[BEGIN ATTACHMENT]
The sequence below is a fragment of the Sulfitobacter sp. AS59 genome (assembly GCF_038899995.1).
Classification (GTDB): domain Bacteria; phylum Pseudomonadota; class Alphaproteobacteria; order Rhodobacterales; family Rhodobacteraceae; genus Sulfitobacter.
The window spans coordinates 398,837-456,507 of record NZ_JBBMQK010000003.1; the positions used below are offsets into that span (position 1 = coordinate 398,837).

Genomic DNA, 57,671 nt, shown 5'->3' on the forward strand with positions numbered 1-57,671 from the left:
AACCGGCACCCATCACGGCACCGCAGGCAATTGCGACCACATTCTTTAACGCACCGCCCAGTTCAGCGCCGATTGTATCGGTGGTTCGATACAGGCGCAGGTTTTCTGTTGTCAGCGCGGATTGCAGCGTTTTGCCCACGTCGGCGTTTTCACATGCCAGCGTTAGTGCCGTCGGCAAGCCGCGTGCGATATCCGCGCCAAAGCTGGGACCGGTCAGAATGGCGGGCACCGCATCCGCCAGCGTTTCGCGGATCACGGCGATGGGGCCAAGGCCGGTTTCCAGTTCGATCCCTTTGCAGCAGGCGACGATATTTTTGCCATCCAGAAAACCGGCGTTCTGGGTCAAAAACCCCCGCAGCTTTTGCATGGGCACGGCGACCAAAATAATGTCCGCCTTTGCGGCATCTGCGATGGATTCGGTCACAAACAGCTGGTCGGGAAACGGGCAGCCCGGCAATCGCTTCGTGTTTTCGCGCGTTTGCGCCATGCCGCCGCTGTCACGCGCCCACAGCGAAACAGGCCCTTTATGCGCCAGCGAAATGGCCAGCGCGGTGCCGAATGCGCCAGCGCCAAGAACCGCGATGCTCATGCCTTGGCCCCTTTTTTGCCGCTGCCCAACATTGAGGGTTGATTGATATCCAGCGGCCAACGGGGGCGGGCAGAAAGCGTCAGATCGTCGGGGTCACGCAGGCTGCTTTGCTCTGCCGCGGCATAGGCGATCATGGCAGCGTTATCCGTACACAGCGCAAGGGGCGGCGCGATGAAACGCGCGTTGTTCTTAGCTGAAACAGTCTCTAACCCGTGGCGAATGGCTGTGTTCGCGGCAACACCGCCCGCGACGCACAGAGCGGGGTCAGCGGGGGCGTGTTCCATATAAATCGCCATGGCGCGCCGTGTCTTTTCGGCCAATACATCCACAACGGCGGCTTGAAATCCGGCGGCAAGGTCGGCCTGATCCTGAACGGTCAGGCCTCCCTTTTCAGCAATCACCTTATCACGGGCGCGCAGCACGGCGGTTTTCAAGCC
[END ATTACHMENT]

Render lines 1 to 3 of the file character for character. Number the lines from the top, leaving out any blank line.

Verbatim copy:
The sequence below is a fragment of the Sulfitobacter sp. AS59 genome (assembly GCF_038899995.1).
Classification (GTDB): domain Bacteria; phylum Pseudomonadota; class Alphaproteobacteria; order Rhodobacterales; family Rhodobacteraceae; genus Sulfitobacter.
The window spans coordinates 398,837-456,507 of record NZ_JBBMQK010000003.1; the positions used below are offsets into that span (position 1 = coordinate 398,837).